The Immortals (Olympus Bound #1) by Jordanna Max Brodsky

Posted: April 1, 2017 in Book Review
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The Immortals

“I protect you, just like I protect all the women who come to me. And all I ask in return is two promises: You won’t tell the cops about me, and you won’t hook up with ***holes again.”

About :

The pantheon of Greek gods is alive, though not exactly well, in the city of Manhattan. Artemis—or Selene the Huntress, as she calls herself these days—wearily goes about her age-old task of saving women from male predators, but in truth her powers waned long ago as mortals began to worship other things.

But a brutal murder puts Selene back in touch with her ancient calling, and suddenly her powers begin to return…In her search to find the murderer, she finds herself disarmed and, alarmingly, charmed by a handsome classics professor, Theodore Schultz, who doggedly pursues the same answers. The Immortals is adult urban fantasy authored by Jordanna Max Brodsky and published February 16th 2016 by Orbit. Hardcover, 447 pages.

Thoughts :

Let’s start with the good things. The publisher marketed this as Percy Jackson for adults, and I’d say that’s about right. How could I not at least try “Percy Jack for adults”? So much potential in this premise! Brodsky clearly researched the pantheon, too, and developed an interesting faith system for modern life, as gods try to stay relevant to today’s worshippers. (Selene’s brother Apollo tours with his rock band, catering to adoring crowds and groupies.) Brodsky combines a murder mystery with this brilliant idea, and it held my attention, although I’ve read enough murder mysteries to have pinpointed the culprit immediately.

My other favorite thing? Nerdy and hilarious academic references abound. I love Theo’s pseudo swear, “Holy Roman Empire!” which had me literally laughing out loud as I listened to the audiobook. Brodsky represents the world of academia with great color and life. This goes beyond just the killer premise of bringing the Greek pantheon to life in modern Manhattan; Theo’s university scenes left me feeling totally nostalgic for college.

So it kills me to write this, but…

DNF at 33%

I could not get into the characters. I couldn’t help getting the impression that both protagonists are condescending snobs. Selene condescends to everyone except her dog, but especially to men and specifically to Theo, who practically prostrates himself before her. In one scene, he proves his credentials by helping her with a lead, then pleads to be allowed to help her investigate the murder. This response characterizes Selene’s attitude during the entire conversation:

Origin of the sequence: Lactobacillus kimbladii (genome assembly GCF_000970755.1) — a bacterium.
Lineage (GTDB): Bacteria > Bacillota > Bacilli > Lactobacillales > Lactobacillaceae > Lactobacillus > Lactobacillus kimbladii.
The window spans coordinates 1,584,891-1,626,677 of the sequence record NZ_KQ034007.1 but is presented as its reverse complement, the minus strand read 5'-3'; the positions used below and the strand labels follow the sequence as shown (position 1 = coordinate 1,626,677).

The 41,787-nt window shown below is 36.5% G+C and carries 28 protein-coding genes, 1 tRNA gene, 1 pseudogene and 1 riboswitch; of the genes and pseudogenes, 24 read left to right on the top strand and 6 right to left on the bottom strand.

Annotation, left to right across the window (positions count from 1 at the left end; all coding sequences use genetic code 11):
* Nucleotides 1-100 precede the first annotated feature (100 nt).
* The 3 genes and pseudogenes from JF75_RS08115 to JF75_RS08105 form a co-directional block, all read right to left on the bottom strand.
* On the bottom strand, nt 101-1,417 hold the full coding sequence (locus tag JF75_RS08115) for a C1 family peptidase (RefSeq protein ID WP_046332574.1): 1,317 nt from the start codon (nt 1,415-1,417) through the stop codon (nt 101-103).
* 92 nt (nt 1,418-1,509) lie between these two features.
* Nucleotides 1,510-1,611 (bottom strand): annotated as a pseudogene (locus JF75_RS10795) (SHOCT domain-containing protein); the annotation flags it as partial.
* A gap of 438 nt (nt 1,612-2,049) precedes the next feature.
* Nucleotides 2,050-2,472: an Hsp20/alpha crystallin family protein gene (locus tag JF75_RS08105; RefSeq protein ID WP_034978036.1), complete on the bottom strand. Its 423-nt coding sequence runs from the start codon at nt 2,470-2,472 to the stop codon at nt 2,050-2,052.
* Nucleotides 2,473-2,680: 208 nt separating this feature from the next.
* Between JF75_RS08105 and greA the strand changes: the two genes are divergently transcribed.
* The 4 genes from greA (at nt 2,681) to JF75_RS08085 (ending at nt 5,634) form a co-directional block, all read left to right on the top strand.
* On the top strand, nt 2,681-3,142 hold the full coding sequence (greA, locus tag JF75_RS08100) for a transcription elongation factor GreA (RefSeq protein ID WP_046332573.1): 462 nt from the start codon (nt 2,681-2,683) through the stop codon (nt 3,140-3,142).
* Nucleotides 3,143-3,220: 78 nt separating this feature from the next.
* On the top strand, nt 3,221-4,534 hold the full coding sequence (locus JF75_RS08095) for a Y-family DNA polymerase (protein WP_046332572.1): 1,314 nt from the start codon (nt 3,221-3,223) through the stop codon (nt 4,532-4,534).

She put on her baseball cap and pulled it low, so he could barely see her eyes glaring at him from beneath the brim. ‘But don’t think we’re partners, because we’re not.’”

Uhhh okay. Why does he find her attractive again? And she’s just like that all the time. It’s sort of inhuman, which I guess might be the point: Selene is a vengeance goddess. She doesn’t want or need to be liked.

At least Theo’s a nice enough guy, but both he and Selene spend the first 150 pages condescending to the police in ways that just irritate me. Just one example: Theo physically grabs a cop and then gets all amped up when the cop supposedly “trumps up” assault charges on him; but the fact is, grabbing anyone will legitimately earn you an “assault” charge. These kinds of misunderstandings always bother me because my husband is in law enforcement and depends on these laws for protection in the field.

I almost can’t blame Theo and Selene for their attitudes, though, because the cops in The Immortals are all bumbling idiots. They fail to investigate leads and, as poor Theo observes, can’t even remember to Mirandize their suspects (or perhaps don’t want to?). Brodsky’s narrative about law enforcement feels more angry and targeted than the humorously inept “Lestraudes” of normal mystery stories, going beyond humor and straight into using police corruption, brutality and neglect as the main antagonists of the investigators. I don’t know if this is just a clumsy mishandling of the mystery trope or if Brodsky is trying to set up a narrative, here, but unfortunately it made the book difficult for me to enjoy.